They’re HERE!

IMG_20150410_193658146“The word “daffodil” brings to mind those bright yellow blossoms that begin to appear as if by magic, that help to end the winter doldrums and bring early life to the spring garden.”

Day by day I am slowly watching the progress of the daffodils as they push themselves up through all of the leaves and branches that are scattered throughout the forest floor. We have lots of locations of the daffodils and it is interesting to watch their growth in relation to the amount of sunshine they receive. I am waiting for more varieties to pop up – but I am not having much luck. Am I imagining that I saw them? Were they here? At a nature center? Did I see them on a walk somewhere? This is one of the reasons for the blog – to help me remember what I have seen! ūüôā

As I am awaiting their full return, I do what any naturalist does … you get a book about them! I found Daffodils for North American Gardens¬†by Brent and Becky Heath¬†at our local library. OK, these guys know their daffodils! As always, I learn more in the first few pages than I ever thought I would. ¬†This is a really nice book that includes photos, information on planting, growing, companion flowers, festivals and even daffodil competitions (at the time the book was printed, there were 37 competitive shows across the United States sponsored by the American Daffodil Society!). Who knew?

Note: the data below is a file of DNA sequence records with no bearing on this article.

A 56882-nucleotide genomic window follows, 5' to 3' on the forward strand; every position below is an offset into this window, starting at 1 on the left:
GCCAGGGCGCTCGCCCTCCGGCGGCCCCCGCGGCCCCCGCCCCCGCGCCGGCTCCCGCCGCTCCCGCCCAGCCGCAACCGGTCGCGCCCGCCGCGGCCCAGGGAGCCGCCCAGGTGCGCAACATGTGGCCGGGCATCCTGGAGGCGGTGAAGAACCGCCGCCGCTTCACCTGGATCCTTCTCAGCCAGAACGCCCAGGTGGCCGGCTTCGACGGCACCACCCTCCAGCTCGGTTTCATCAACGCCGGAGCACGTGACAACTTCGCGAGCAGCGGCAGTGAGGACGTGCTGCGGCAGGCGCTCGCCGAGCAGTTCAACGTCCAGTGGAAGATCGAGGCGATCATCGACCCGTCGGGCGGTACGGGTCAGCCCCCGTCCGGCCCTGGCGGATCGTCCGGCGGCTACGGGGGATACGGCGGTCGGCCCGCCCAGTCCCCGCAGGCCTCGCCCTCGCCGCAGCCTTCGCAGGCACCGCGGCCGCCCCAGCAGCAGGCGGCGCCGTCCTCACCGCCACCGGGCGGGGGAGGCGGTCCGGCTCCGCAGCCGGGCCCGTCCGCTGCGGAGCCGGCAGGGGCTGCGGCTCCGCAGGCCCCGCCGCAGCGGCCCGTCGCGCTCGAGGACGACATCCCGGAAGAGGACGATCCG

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The Latin name for the genus, Narcissus, was given to the daffodil because of the poisonous narcotic in its bulb. ¬†According to the book, it tastes terrible and would cause your mouth a great discomfort. This would explain why the herds of white-tailed deer that come through the property leave them untouched. There is also the story of a Greek hunter named Narcissus who was known for his extraordinary beauty. ¬†He couldn’t resist and began to admire himself in his reflection in a pool. He couldn’t look away from the amazing sight, fell in, and drowned. The Gods changed him into a nodding flower … the daffodil.

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As I keep up with this follow me on Facebook for more photos! You can also follow the hashtag #daffodilsandfiddleheadsblog.

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